Prior to starting your home search and qualifying for a home mortgage loan, it’s important you know the difference between a mortgage prequal, pre-approval and a conditional loan approval. Many people, even lenders and real estate agents, wrongly use the terms interchangeably.
What’s the difference between a prequalification, pre-approval, and a conditional loan approval?
Each one represents a different degree or level of loan approval that can have a big impact on your offer being accepted, the amount of stress you experience during the home buying process, and how quickly your loan can close. Sadly, many banks have abandoned issuing pre-approvals.
Prequal or Prequalification = high risk/high stress for the borrower
This is the lowest level of approval which results in high numbers of people getting denied while in escrow. This is when a loan officer/originator asks you basic questions about your income and credit. It’s really just a quick assessment of your ability to qualify.
Lender who say they can ‘pre-approve’ you in 5 minutes are doing this. They purposly mislead you in hopes of getting you to actually apply with them.
They may or may not run your credit report, may review some of your income documentation, like pay stubs, bank statements, W2’s or tax returns, and give a broad indication how much you will qualify for.
Some lenders actually issue prequal letters to home buyers to submit with their offer to purchase. This prequal letter is based solely on the opinion of the loan officer who don’t actually approve loans.
If you are serious about buying a home, this is a waste of your time.
Pre-Approval = mid level risk/stress for borrower
A pre-approval requires more information from a borrower, therefore it carries more weight and credibility…..but still not the best you can do. Buyers with pre-approvals still have a high rate of loan denials while in escrow.
A credit report will have been run, loan application completed, all income verified via pay stubs/tax returns, and funds needed for down payment and closing costs will have been submitted & reviewed.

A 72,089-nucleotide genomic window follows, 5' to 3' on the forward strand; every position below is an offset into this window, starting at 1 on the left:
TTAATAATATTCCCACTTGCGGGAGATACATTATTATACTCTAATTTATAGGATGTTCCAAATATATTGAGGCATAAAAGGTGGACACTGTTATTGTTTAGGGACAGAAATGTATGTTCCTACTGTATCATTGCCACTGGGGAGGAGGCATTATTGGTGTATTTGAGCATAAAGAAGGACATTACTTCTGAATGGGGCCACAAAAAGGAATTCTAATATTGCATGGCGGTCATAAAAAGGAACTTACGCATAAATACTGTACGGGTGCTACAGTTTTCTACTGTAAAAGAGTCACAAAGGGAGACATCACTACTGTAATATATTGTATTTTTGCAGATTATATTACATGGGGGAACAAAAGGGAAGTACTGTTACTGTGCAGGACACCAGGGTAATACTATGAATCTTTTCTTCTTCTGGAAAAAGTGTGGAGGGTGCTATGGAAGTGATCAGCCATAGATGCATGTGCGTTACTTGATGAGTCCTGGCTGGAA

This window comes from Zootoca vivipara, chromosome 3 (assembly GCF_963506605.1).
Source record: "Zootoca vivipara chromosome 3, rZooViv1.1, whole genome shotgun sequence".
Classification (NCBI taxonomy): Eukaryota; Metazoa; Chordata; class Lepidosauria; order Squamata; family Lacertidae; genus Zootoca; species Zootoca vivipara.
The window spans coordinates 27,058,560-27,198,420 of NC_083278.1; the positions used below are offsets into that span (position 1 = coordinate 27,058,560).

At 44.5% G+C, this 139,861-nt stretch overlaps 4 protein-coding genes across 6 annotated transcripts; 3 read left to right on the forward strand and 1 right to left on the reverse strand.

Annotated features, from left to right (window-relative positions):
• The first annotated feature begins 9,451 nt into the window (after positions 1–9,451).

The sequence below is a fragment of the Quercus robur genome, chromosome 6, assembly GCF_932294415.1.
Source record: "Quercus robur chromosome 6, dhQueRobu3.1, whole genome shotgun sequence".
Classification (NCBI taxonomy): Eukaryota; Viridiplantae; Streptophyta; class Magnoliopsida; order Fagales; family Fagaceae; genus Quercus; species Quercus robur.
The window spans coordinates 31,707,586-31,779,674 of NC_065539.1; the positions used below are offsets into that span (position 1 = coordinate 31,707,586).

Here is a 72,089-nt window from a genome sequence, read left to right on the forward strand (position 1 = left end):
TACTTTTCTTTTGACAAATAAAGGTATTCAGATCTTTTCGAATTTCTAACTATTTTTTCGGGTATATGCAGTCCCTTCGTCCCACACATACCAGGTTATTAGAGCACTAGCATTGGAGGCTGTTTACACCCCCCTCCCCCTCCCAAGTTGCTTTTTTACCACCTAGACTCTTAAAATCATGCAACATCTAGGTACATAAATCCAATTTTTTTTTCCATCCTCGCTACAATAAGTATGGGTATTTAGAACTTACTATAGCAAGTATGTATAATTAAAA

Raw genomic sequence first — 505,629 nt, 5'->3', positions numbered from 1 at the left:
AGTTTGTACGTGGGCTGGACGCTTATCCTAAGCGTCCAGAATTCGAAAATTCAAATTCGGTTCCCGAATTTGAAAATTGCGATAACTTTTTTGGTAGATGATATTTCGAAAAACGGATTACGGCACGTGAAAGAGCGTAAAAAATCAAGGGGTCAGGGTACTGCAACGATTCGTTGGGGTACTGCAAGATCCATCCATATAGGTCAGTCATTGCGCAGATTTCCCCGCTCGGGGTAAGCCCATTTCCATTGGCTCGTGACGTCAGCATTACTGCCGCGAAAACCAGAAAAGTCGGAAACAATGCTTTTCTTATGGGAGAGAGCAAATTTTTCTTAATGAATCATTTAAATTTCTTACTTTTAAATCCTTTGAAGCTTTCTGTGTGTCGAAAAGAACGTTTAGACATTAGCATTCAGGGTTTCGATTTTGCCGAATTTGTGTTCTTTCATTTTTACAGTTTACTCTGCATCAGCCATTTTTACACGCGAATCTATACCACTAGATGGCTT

The application should also be run through an automated desktop underwriting approval engine, like Fannie Mae’s DU/DO or Freddie Mac’s Loan Prospector(LP) system, FHA’s Total Scorecard, or USDA’s GUS system.
The problem with an automated DU/LP approval is the information inputted is still the opinion of the loan officer….like what your qualifying income will be. It can also give a false approval if you have and disputed accounts on your credit report.
Conditional Approval/Loan Commitment Letter = low risk/low stress for borrower
I refer to this as the PreferredBuyer™ Advantage Loan Approval. This is the highest level of approval you can receive without having a fully executed purchase contract.
This level of approval comes directly from the decision maker – the underwriter, and contains prior to doc (PTD) and prior to funding conditions (PTF). It’s an actual Loan Commitment.
In a multiple bid situation, sellers often give preference to buyer who have this level of approval because of the added assurance the borrowers loan will close. They know a buyer is more committed to buying because this level of approval requires more documentation and time than a quick pre-qual or pre-approval.
A conditional loan approval will close much faster than a prequal or pre-approval because many of the steps in the approval process have been completed…..often taking only 12-20 days to close escrow, assuming the appraisal doesn’t cause delays.
To find out how much you qualify for, fill out this easy 3 step Pre-qualification form.
This is a whole lot of information. I was not very certain about the meaning to those term but thanks for explaining it well.
Glad it helped explain a few things. The different types or levels of loan pre-approvals can get confusing and have a big impact on a buyer’s offer getting accepted.